Friday, August 07, 2009

A "Simple" Matter of Perception

Just read a really interesting post from Physorg titled Lefty or Righty? A new hold on how we think.

"After testing both righties and lefties in five experiments, Casasanto - now at the Max Planck Institute for Psycholinguistics - found that righties tend to judge objects on their right side as positive and objects on their left side as negative. Lefties do the opposite, pairing positive things with their left side and negative things with their right."

Extending this notion of perception obviously centers on the five senses, the environment and to language because all these variables, in addition to handedness, shape how we view existence. (I'm a lefty.) When reading Edward T. Hall's seminal book, The Hidden Dimension, I was struck by the profound differences in how Arabs perceive space versus the Japanese where the first wants personal space to be extensive while the second values closeness as an essential part of society.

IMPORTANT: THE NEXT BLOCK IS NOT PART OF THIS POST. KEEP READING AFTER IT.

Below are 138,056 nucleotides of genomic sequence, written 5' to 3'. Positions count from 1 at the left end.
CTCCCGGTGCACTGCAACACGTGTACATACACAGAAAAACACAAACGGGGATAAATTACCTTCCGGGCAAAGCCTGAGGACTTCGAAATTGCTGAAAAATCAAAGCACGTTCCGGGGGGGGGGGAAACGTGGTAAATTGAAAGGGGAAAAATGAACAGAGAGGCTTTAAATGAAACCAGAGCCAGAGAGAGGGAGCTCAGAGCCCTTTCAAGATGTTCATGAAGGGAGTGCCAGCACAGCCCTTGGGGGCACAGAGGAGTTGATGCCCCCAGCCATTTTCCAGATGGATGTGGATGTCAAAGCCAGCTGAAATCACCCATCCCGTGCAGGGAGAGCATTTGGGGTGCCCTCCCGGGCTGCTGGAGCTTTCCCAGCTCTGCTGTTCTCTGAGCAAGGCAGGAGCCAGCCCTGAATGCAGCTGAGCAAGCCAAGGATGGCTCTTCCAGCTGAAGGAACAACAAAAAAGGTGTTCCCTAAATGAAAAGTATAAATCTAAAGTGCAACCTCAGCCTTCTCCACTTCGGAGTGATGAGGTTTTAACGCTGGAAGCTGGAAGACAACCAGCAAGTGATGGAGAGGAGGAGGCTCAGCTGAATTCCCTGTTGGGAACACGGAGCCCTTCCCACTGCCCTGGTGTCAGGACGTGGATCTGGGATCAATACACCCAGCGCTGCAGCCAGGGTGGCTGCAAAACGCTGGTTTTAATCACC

The same difference of perception applies to language where the pictographic form of Kanji necessitated the Japanese to invent high resolution displays to visualize their alphabet while the modularity of western languages facilitated the creation of computer software in the Americas, Europe and Russia.

"He who can no longer pause to wonder and stand rapt in awe, is as good as dead;
his eyes are closed." - Einstein
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